Washington continues to repeat that all options on Venezuela are on the table despite the position of Latin American and Caribbean countries that have continuously stated that a military invasion of Venezuela or the threat of invasion are unacceptable.

I suggest returning to the history of the invasion of Iraq. We remember how many representatives of civil society – scientists, cultural figures, and NGO representatives – tried to influence Washington’s decision on an illegal invasion and aggression against a sovereign state. I remember how some people even tried to go to Iraq and make “living chains” to show the world how absurd and pernicious these steps were. History repeats itself.

Today, many in the US oppose the use of force in Venezuela, remembering everything – Iraq and Yugoslavia and looking at videos from Libya. Even an anti-Cuban and anti-Chaves mouthpiece like the Miami Herald published an editorial under the heading “U.S. military action in Venezuela would be the wrong solution.”  

Although the socio-economic and humanitarian situation in Venezuela is difficult, it does not threaten international stability and security. This cannot be said of the ultimatums presented to the legitimate government and public promises to use force against the sovereign state by other countries. A threat to peace and stability in the region as well as to the international situation in general is posed by the sanctions against Venezuela that deteriorate the social situation in the country, which is complicated as it is. We strongly call on our American colleagues to give up these irresponsible plans that run counter to international law.

US State Secretary Pompeo said in a recent interview that some countries are obstructing the delivery of humanitarian aid to Venezuela. What countries did he mean, I wonder? If Russia – yes indeed, we are against bringing in cargo disguised as humanitarian aid, which instead of medicines and food contains barbed wire and other items that are intended not for settling the crisis but, to the contrary, for fanning the flame of conflict and bringing it to a hot phase. Yes, indeed, all reasonably thinking countries and people are against this pseudo humanitarian aid.

Fortunately, there are still countries and organisations in the world that provide humanitarian assistance in strict compliance with international law. This is the humanitarian aid, and these are the forms of delivery that we decisively stand for. This week, a list of such organisations was supplemented by one of the most respected – the International Committee of the Red Cross. As a follow-up to the understandings reached between Venezuelan President Nicolas Maduro and ICRC President Peter Maurer, the first shipment of humanitarian aid arrived in Caracas on Tuesday. No attempts to break through the state border or threats to use force were needed to accomplish this mission or to deliver cargo from Russia and China. If it is really humanitarian aid, it will definitely be accepted.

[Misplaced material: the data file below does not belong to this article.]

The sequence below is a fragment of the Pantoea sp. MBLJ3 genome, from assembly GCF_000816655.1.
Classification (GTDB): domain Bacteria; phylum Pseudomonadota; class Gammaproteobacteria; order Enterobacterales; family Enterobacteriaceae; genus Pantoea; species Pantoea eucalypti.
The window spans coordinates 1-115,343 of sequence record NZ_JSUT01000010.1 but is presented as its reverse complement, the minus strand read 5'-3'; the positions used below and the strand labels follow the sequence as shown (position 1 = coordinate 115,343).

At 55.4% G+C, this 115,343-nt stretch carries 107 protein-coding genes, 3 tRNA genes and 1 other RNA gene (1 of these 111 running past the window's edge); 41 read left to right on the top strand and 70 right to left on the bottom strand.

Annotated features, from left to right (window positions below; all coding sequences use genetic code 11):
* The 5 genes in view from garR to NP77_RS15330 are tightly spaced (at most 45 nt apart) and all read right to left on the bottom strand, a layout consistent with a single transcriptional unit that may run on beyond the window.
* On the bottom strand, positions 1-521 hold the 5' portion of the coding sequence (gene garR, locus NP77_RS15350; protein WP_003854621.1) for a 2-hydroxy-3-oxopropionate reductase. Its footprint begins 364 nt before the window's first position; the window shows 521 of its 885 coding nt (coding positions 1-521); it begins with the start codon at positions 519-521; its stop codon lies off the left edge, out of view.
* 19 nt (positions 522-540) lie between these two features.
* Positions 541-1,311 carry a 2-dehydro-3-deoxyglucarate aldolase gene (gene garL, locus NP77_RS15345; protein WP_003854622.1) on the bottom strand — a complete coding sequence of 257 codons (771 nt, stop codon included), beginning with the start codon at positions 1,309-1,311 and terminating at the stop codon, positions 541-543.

I would like to advise the “friends of Venezuelan democracy,” who are shouting about a humanitarian crisis: if you don’t know how to arrange the delivery of your aid in conformity with relevant UN General Assembly Resolution 46/182, contact the legitimate Venezuelan government, which is ready to accept your assistance via specialised international entities.

The best way to help the Venezuelan people is to lift the illegitimate unilateral sanctions that primarily hurt common people. Stop threatening them with war and let them engage in the improvement of their country without problems. Give them back the money that you stole from the Venezuelan people. The Venezuelan government recently announced a new record-beating amount that was blocked in Portugal. Return the money to the Venezuelans and they will buy all they need – food, medicines and the basic necessities. They will do this themselves. What could be easier?

We will monitor the situation and, if necessary, take active diplomatic steps in full compliance with international law and in cooperation with the legitimate Venezuelan government in order to help settle the situation there.

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Russia to provide humanitarian aid to Zimbabwe, Mozambique and Malawi


The Russian Federation will send, on a bilateral basis, humanitarian aid to the Republic of Zimbabwe, the Republic of Malawi and the Republic of Mozambique after Cyclone Idai hit these countries, causing unprecedented flooding in the southeast of Africa and large-scale destruction. As a result, over 1,000 people died and many people were left without a home or means of subsistence.  

On April 22, Russia plans to deliver its first shipment of humanitarian aid via Emergency Ministry aircraft to the city of Beira, Mozambique, which was hit hardest by the cyclone, including large tents, blankets, vegetable oil, rice, canned fish and sugar to meet the basic needs of the population.

Similar humanitarian aid shipments are expected to be delivered to Zimbabwe and Malawi.  

Allow me to remind you that on April 8 multifunctional medical modules were sent to Mozambique as part of the project, which is being funded by the Russian Federation, to boost the effectiveness of the World Health Organisation’s health emergency preparedness and response.

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Appeal by residents of the city of Almelo, the Netherlands, to the leaders of Russia, the USA, the Chairman of the European Commission and the Prime Minister of the Netherlands


I would like to cite an interesting example of how the aggressive rhetoric from governmental bodies and the political elite in the West contradicts the wishes and aspirations of the population of Western countries, as well as their vision of how bilateral relations should be built. A seemingly unimportant event, it, however, in my view, speaks volumes about people’s sentiments.